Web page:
Reasons to Train the Pelvic Floor During Pregnancy

During pregnancy, the pelvic floor is weakened by hormonal changes. That is why it is very important to train the pelvic floor muscles during pregnancy and following childbirth.
Reasons to Train the Pelvic Floor During Pregnancy

Last update: 25 September, 2018

The pelvic floor is a set of muscles and ligaments that close the lower abdominal cavity. Found in both men and women, its function is to support the pelvic organs. In women, the pelvic floor muscles hold the bladder, womb and bowel in their correct positions; the normal functioning of these organs depend on it.

Pelvic floor functions

  • Continence functions: the pelvic floor controls the sphincters, so having a strong pelvic floor will help us to control urination and defecation.
  • Sexual function: toned perineal muscles improve the quality of sexual intercourse.
  • Reproductive function: the perineum is the last obstacle through which the baby’s head must pass during childbirth. It helps the head to rotate and produces a reflex contraction in the uterus, that causes the pregnant woman to want to push.
  • Support function: the perineum supports the bladder, the womb and the bowel. If you are pregnant, you have to add the weight of the fetus, therefore, training the pelvic floor muscles during pregnancy is very important.
Woman training with medicine ball before pregnancy.

Exercises to strengthen the pelvic floor

Kegel exercises involve contracting the muscles to train the pelvic floor during pregnancy, or at any time of your life.
One of these exercises is performed as you contract the muscles, when you go to the bathroom to pass urine. You use the pelvic floor when you try to voluntarily stop the flow of urine.
There are several Kegel exercises that you can perform, such as:

  • The slow: contract the pelvic floor muscles for five seconds, as you breathe gently. And then relax them for five more seconds. Repeat 10 times.
  • The fast: contract and relax the muscles as fast as you can, for two or three minutes. Begin with 10 repetitions and gradually increase them to 50 repetitions per day.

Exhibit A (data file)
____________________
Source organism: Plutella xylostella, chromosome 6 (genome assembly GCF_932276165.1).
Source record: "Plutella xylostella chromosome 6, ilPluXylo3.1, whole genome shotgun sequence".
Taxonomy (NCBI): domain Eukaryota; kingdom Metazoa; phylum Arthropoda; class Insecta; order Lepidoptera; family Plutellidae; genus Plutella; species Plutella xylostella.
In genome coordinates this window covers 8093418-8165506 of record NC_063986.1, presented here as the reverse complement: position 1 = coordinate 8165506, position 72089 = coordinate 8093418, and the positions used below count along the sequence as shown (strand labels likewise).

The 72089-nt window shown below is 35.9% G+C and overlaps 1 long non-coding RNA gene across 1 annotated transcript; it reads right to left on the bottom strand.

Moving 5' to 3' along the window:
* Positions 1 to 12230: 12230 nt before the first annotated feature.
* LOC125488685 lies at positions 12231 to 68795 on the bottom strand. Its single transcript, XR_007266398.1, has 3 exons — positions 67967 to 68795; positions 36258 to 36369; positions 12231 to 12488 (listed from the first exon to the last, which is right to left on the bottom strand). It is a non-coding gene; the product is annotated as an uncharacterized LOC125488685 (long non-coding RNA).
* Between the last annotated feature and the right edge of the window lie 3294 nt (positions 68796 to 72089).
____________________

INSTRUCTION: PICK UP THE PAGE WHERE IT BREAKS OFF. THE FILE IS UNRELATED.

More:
• The elevator: this involves slowly contracting the muscles. Imagine that the pelvic floor is an elevator, that slowly rises, and stops for a few seconds on each floor.
  • The wave: is performed by first contracting the muscles that surround the urethra, and then those in the bowel. Do this by relaxing them from back to front.
    These “invisible” exercises to strengthen the pelvic floor can be performed at almost any time and place. This is possible, as no one can see what you are doing. It’s recommended to practice them daily, and as many times as possible.
Woman training in the gym during pregnancy.

Advantages of training the pelvic floor during pregnancy

During pregnancy, and as the fetus gains weight, the uterus enlarges. So the bladder has to withstand increased pressure, which can lead to problems with incontinence. So, if you train the pelvic floor during pregnancy, you’ll decrease the continual need to go to the bathroom.

Moreover, it’s recommended that pregnant women strengthen their pelvic floor. This is because it will facilitate delivery and significantly reduce the chances of a tear during delivery.

Another important reason is that it will allow the woman to recover much quicker during the postpartum period, particularly in terms of sexual relations.

Kegel exercises will serve to tone the vaginal muscles, and this will allow you to enjoy sexual intercourse and will help you to increase your sexual pleasure.

Woman touching belly during pregnancy.

It’s also important to know that exercising this area is a great way to avoid suffering with incontinence during the postpartum period. This way you can prevent leaking urine from simple and habitual activities, such as coughing or laughing, for example.

It’s also considered to be a way forward for pregnant woman to cope with any weight gain that she has experienced.

All cited sources were thoroughly reviewed by our team to ensure their quality, reliability, currency, and validity. The bibliography of this article was considered reliable and of academic or scientific accuracy.

  • Grape, H. H., Dedering, Å., & Jonasson, A. F. (2009). Retest reliability of surface electromyography on the pelvic floor muscles. Neurourology and Urodynamics.

This text is provided for informational purposes only and does not replace consultation with a professional. If in doubt, consult your specialist.